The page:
The assassination of Martin Luther King Jr marked the end of an era, but not the end of a fight: Even 50 years after his death, the white supremacist beliefs he strove to dismantle are still alive and well in America, though espoused by a few new faces.
While racism can exist everywhere, from the classroom to the White House, many people still associate American white supremacy with the Ku Klux Klan – white hoods, burning crosses, and all.
Today, however, the power and size of the Klan is declining. According to a report by the Anti-Defamation League (ADL), the Klan boasted approximately 3,000 members across the US in 2016 – down from more than 4m members at its peak in the 1920s.
Today’s white supremacists are organised in a more scattered patchwork of groups, hiding under different names like “white nationalists,” “neo-Nazis,” or a popular catchall, “the alt-right”. But these groups are no less dangerous: According to the Southern Poverty Law Centre (SPLC), members of the racist “alt-right” have killed more than 100 people in the last four years.
Leonard Zeskind, a founder of the Institute for Research & Education on Human Rights, described the difference between these groups and their predecessors as one of objectives: The white supremacists of the 50s and 60s wanted to preserve the system of legal segregation in place at the time. Today’s white nationalists want to tear it all down and start over.
“[The white supremacist groups of King’s time] were trying to preserve segregationist Jim Crow,” Mr Zeskind told The Independent, referring to a set of laws requiring the public separation of blacks and whites.
"Today, white supremacists and certainly white nationalists want to overthrow the system they live under," he said. "They do not want preserve it. They want to destroy it. “
According to some experts, these new objectives are likely a result of changes King himself helped bring about. Today’s America, while far from perfect, is much less amenable to white supremacists than the Jim Crow South.
“I think that’s why [modern white supremacists] are advocating for a white ethnic state,” explained SPLC outreach director Lecia Brooks. “Before, [the state] was all theirs.”
The face of modern white supremacy has also become also more varied in recent years, expanding to include members of Atomwaffen – a small neo-Nazi organisation linked to multiple recent murders – as well as buttoned-up white supremacist “academics” like Richard Spencer.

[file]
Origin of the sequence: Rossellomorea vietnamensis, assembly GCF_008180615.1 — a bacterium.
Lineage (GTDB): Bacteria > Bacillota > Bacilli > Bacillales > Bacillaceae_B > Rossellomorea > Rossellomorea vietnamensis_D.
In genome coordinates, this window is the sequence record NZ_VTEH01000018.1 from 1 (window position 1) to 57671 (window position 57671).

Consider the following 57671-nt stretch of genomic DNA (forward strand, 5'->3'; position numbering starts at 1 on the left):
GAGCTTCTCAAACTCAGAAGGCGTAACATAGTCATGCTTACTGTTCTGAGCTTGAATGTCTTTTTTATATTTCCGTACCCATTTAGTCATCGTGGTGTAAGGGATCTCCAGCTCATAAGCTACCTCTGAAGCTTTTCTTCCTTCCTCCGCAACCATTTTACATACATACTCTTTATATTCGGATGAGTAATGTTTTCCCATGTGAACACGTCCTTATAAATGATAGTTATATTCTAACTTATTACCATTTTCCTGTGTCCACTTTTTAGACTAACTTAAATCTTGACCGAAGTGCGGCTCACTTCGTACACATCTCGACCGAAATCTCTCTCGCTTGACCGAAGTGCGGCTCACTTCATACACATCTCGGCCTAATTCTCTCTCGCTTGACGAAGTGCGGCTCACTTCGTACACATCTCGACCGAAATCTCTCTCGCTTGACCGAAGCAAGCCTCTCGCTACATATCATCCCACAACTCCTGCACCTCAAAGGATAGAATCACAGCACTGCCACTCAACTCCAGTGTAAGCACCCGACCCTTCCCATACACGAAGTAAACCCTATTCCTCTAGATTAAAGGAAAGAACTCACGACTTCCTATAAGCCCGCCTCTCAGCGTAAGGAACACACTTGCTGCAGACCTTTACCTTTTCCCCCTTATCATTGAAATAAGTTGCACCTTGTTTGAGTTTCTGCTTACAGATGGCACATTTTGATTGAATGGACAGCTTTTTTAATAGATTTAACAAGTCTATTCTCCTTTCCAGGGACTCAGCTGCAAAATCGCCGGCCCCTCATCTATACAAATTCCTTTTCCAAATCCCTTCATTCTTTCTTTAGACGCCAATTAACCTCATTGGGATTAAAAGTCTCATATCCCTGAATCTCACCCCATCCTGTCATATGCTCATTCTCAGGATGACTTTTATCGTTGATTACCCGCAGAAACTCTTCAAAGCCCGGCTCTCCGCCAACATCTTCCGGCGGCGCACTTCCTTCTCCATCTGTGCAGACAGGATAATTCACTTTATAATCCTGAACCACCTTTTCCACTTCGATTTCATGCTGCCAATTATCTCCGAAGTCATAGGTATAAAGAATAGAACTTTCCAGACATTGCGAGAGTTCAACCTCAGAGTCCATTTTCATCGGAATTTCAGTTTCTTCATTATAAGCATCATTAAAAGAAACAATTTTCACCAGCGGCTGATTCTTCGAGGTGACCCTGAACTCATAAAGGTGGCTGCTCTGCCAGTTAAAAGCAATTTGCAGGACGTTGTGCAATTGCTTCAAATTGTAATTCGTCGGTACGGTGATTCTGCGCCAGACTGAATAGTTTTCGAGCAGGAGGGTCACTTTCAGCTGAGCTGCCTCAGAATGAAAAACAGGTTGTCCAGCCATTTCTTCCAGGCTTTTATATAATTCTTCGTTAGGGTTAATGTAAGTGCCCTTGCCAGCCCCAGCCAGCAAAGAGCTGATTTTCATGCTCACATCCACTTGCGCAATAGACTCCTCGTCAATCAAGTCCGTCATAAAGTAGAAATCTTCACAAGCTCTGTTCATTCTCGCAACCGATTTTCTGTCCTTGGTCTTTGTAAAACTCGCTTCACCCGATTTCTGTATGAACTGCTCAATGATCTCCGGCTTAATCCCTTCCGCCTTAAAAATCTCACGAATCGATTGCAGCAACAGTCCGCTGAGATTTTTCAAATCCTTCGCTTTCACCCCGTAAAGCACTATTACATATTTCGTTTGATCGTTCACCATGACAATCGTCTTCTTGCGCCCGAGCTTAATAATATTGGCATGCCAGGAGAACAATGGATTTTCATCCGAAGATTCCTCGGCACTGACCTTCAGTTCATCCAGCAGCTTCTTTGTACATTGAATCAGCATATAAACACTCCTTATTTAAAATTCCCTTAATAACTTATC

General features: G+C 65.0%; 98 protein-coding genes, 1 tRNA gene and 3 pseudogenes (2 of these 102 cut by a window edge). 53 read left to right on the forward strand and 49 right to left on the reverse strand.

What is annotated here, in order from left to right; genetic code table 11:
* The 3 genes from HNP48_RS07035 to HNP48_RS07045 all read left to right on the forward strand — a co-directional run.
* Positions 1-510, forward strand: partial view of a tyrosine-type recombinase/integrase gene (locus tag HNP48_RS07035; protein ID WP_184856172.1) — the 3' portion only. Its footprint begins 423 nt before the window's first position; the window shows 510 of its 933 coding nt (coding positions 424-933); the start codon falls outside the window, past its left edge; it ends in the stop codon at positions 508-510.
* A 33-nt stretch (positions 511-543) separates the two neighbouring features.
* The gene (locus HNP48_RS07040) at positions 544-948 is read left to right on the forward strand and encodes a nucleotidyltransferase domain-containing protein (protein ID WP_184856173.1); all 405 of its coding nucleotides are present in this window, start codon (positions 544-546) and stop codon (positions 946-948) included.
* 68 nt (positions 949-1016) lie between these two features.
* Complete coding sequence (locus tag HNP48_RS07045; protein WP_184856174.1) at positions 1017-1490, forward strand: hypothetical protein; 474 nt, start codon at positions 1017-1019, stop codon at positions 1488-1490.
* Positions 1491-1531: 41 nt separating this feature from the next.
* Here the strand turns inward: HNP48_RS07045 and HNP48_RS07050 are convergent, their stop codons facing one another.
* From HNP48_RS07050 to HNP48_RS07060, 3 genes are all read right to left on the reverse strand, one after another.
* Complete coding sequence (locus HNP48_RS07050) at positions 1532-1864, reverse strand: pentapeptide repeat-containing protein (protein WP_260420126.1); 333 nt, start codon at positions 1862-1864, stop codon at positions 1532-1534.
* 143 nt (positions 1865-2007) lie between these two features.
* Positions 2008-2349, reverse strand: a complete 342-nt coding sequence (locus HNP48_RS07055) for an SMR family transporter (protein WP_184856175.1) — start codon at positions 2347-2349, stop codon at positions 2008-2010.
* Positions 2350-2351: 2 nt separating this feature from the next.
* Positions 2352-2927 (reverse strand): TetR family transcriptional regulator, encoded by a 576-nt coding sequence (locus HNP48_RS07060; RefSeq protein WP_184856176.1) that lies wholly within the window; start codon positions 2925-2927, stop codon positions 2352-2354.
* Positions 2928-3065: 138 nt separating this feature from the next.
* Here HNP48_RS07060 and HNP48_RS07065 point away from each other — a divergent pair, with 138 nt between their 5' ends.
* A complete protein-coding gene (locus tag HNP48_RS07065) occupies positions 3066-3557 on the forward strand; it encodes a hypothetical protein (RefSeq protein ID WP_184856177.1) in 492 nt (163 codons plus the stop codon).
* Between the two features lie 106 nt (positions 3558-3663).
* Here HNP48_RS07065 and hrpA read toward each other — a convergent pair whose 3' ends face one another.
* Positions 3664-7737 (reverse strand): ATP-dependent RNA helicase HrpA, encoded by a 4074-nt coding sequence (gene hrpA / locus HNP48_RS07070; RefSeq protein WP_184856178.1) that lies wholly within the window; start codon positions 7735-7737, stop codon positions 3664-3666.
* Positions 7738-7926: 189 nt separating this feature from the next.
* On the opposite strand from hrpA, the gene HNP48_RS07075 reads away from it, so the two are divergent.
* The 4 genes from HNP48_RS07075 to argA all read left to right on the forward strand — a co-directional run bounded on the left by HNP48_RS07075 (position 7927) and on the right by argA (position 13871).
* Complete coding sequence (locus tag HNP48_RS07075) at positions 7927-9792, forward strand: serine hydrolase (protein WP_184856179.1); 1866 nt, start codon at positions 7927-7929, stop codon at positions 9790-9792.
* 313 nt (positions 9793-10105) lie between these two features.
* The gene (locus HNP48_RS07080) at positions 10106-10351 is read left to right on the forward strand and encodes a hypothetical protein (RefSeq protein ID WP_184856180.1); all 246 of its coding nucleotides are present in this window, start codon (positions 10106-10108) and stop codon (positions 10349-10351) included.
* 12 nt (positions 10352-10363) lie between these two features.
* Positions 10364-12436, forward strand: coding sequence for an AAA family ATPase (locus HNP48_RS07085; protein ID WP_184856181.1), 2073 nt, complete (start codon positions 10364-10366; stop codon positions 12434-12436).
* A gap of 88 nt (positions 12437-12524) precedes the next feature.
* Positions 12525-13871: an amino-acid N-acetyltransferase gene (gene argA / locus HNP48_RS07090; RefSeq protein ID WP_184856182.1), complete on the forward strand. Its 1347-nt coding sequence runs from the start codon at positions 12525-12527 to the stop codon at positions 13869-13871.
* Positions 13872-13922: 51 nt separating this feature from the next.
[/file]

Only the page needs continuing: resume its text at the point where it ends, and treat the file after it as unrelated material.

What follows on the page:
At last summer’s Unite the Right rally in Charlottesville, Virginia, it seemed as if the groups might be able to combine their efforts. But after the rally, where one counter-protester was killed after being struck by a car, the groups descended into infighting and internal scandal. At least one group, the Traditionalist Worker Party, shut down completely.
This loss of cohesion, however, does not always mean a loss of influence. In fact, according to Carla Hill, a researcher for the ADL, the diversity of these groups shows how wide-spread their sentiments are.
“Every demographic is kind of represented right now, even if they're not working together,” she explained. “They all feel like this is their time. There's not been a time in recent history where they felt like they had a chance.”
While there are many reasons white supremacists are feeling emboldened these days, Ms Hill says she saw the strongest surge after the election of President Donald Trump – a man who has referred to Mexican immigrants as rapists and drug dealers, and reportedly called certain African nations "s***hole countries".
“It’s just part of our culture right now to be politically incorrect, to be very vocal in that way,” Ms Hill said. “...The white supremacists don’t view the leadership as perfect for what they’re going for, but they think it’s the best shot they’re going to have.”
Another cultural shift bolstering these groups is the rise of the internet, which has granted modern white supremacists the gift of both broader reach and increased anonymity. While the white supremacists of King’s day had to meet in person, today’s racists can organise online, in forums like Reddit or on social media sites like Gab.
Ms Brooks pointed to the example of Dylann Roof, a teenage white supremacist who opened fire on a predominantly black church in Charleston, South Carolina in 2015, killing nine people. Roof didn't even have to leave his house to become enamoured with white supremacy: He was "self radicalised," according to prosecutors, after reading the rantings of racists online.
White supremacists have had a field day overrunning certain websites, like 4chan, and even making their own – like Gab and Voat – to propagate their viewpoints. But according to Ms Hill, they are also increasingly espousing their views on more mainstream platforms as well.
“When I first started, extremist were on extremist websites,” she said. “Now they are on mainstream platforms using all of them, and pushing their rhetoric harder than ever”.
Despite the modern technologies available to today’s white supremacists, however, Ms Brooks believes that the best means of fighting them are still those used in the civil rights movement.
Ms Brooks used the example of Parkland school shooting survivor David Hogg, who – while not fighting white supremacy directly – successfully shut down a Fox News host by calling for a boycott of her show on Twitter. The host, who had mocked him for being rejected from certain colleges, lost at least eight advertisers on her show. She later apologised for her remarks.
“I believe that the strategies used during the civil rights movement – and the notion of nonviolent resistance – was good and still is good,” Ms Brooks said. “Boycott as strategy is still effective. Demonstrations as strategy are still effective.”
She added: “The road map is there. We just have to commit to it and be more bold about it.”
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